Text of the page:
Well I said that the trouble would start when the hype has died down, but ‘trouble’ couldn’t wait that long…
The Hollywood Reporter has highlighted the appearance of a number of fake tweets over the weekend, claiming that white cinema-goers have been attacked by black gangs whilst queuing to go into the theatre. As well as posting faked pictures from of the alleged “victims” (culled from adverts used by charities working against abuse no less), the tweets claimed that the victims were told, during the attacks, that they weren’t entitled to see Black Panther because they were white.
Unsurprisingly, the Los Angeles police said they’ve received no reports of any such attack, leaving many to wonder what the knuckle-draggers behind these stories are afraid of.
We’ve certainly had films before with a predominantly black cast (Glory is one of all time favourite movies),
but it’s rare that we see a film that has portrayed an African nation as being completely in control of its own destiny, and that is notion that some people won’t tolerate.
Well, it’s already smashing records so it doesn’t really matter what I say about it, not that that’s going to stop me…
Black Panther is possibly the most hyped super-hero flick of all time, and remembering the circus that travelled with Wonder Woman, that’s really taken some doing. That level of exposure risks disappointment, especially amongst fans of the Black Panther comic, as well as drawing the ire from those who may be less than comfortable with the ideas it represents (a hidden African nation that resisted slavery and exploitation, and so prospers to become the most socially and technologically advanced civilisation on Earth) It’s never going to please everyone, so Ryan Coogler did what all good directors do: he read the story, understood what it was about, and then went on to deliver something that was as true to original as he could manage.
Sure it was missing a few bits (there was little mention of T’Challa’s intelligence, which is as least as important as his physical prowess), but the story was tight and the action was evenly paced. The dialogue was nothing to write home about, but it did have those nice humourous touches that Disney/Marvel do so well. The special effects were top notch and the setting were amazing; a lot of work has gone into imagining a world that blends African tradition with hi-tech wizardry, and they pulled it off beautifully.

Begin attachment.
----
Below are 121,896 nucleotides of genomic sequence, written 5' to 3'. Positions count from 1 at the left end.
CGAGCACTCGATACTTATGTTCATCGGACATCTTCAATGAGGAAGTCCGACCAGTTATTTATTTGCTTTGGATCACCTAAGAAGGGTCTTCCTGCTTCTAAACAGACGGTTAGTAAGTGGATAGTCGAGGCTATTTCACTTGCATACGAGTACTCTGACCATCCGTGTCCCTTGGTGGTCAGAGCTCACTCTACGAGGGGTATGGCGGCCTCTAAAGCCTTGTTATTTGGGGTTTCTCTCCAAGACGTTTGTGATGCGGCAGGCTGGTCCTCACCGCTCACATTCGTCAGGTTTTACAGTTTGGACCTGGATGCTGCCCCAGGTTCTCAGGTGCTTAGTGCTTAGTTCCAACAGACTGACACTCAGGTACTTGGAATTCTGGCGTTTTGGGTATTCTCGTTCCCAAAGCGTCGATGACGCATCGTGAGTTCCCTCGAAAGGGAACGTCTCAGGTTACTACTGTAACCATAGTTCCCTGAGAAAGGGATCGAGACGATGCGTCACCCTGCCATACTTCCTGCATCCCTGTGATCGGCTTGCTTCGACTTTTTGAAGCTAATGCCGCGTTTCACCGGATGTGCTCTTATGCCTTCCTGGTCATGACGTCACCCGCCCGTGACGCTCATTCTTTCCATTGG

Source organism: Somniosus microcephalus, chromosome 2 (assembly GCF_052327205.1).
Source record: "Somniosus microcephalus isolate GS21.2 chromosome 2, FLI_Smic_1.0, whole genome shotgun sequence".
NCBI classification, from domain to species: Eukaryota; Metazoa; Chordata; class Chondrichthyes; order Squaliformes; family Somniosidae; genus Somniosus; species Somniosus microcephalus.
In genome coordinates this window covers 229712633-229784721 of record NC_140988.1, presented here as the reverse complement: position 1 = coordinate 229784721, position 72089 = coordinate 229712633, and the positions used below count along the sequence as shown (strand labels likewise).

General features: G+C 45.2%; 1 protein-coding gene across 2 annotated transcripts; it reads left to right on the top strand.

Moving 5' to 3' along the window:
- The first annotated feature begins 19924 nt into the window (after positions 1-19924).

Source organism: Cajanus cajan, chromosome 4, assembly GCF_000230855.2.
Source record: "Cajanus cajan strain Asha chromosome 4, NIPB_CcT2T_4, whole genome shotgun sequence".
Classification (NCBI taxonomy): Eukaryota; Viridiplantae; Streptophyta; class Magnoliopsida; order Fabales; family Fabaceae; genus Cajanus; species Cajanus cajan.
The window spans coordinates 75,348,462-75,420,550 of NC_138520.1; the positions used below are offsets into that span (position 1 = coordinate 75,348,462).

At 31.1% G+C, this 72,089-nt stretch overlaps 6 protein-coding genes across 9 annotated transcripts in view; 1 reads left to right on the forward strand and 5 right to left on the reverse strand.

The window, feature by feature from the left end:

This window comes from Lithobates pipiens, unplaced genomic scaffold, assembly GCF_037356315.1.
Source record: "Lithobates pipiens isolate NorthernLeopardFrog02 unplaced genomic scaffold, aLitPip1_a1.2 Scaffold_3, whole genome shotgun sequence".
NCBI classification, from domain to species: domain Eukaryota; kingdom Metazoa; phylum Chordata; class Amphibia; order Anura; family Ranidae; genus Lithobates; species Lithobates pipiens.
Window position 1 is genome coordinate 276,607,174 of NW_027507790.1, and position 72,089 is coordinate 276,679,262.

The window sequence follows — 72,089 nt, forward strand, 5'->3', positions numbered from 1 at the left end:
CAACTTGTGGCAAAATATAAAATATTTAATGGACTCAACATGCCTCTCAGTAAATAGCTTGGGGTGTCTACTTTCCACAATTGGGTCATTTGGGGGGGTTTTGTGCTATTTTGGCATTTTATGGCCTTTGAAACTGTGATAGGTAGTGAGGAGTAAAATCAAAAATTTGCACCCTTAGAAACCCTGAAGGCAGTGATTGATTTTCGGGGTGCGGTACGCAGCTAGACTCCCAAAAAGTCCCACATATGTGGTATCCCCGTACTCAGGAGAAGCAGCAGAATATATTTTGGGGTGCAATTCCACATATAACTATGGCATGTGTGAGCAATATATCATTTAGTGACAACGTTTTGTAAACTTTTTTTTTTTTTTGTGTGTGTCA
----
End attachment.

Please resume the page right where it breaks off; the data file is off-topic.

Performances were creditable all round, though I don’t think anyone stood out in particular for me, which is probably not a bad thing when I think about it. The African accents were … passable, but the occasional ‘Americanism’ crept in here and there, which sort of took you out of the moment. Annoying, but infrequent enough that they aren’t really going to ruin anyone’s enjoyment of the movie.
Most super-hero films avoid making any sort of political comment; Black Panther dives straight in, and for that reason I’m expecting it to see a lot of flack in a few weeks when the hype’s died down. DC tried to go political with the somewhat hastily prepared Black Lightning, exploring the plight of black people in city ghettos, but avoiding any exploration of the underlying causes. Black Panther doesn’t shy away, and that’s commendable. I’m not sure it represents a bold new direction for the genre, but it’s certainly the most entertaining and memorable super hero flick to date.
I’m going to give it ten out ten.
Sequels are hard; sequels to surprise hits are even harder. You weren’t expecting to knock it out the park, so now you have to look carefully at your first outing and try to find what made it so successful. The Kingsman crew looked hard, found the formula and delivered pretty much the same movie with a different cast. Don’t get me wrong: I really enjoyed it, but it did follow the same old comic-spy plot that you found in the original Casino Royale (not the Daniel Craig one; the other one … with Peter Sellers and David Niven). The car chases are outlandish, the villains are as mad as box of frogs, and the fight scenes are breathlessly over the top. I don’t think I’ll be giving too much a way if I do a bit of scene setting:
So, a year after our hero, Eggsy (ably played by Aaron Egerton), joined the Kingsman Agency, the whole outfit is wiped out by a psychopathic drug lord (well, she would be, wouldn’t she). Eggsy and the only other survivor, Merlin, seek the help of the their American counterparts, the Statesman organisation (same idea, different hats) to bring down the drug lord and save the world from … well, you’ll work it out when you see it.
As a “raining all bloody Saturday” kind of a movie, it works. It’s entertaining, it’s funny, it doesn’t take itself too seriously. I think it’s what you’d call a bit of a romp. The plot was predictable, the acting was up to scratch, though no one’s going to get an oscar out of it. I think that Julianne Moore gave a creditable performance as the villain, so it’s a shame she didn’t get more screen time; likewise, Halle Berry was woefully underused. They should have at least got her out of the office once in a while. And I am glad they found a way to resurrect Colin Firth.
The whole Statesmen thing didn’t really seem to go anywhere though, and I did wonder why they were there.
Still, what made the film (and this was probably the plan) was the action sequences. The choreography was flawless and they were fantastically unbelievable. Well, worth seeing if you like that sort of thing (which I do).
But aside from that, I don’t think there was too much here to write home about.
I’m going to give it six and half out of ten. The action sequences saved it.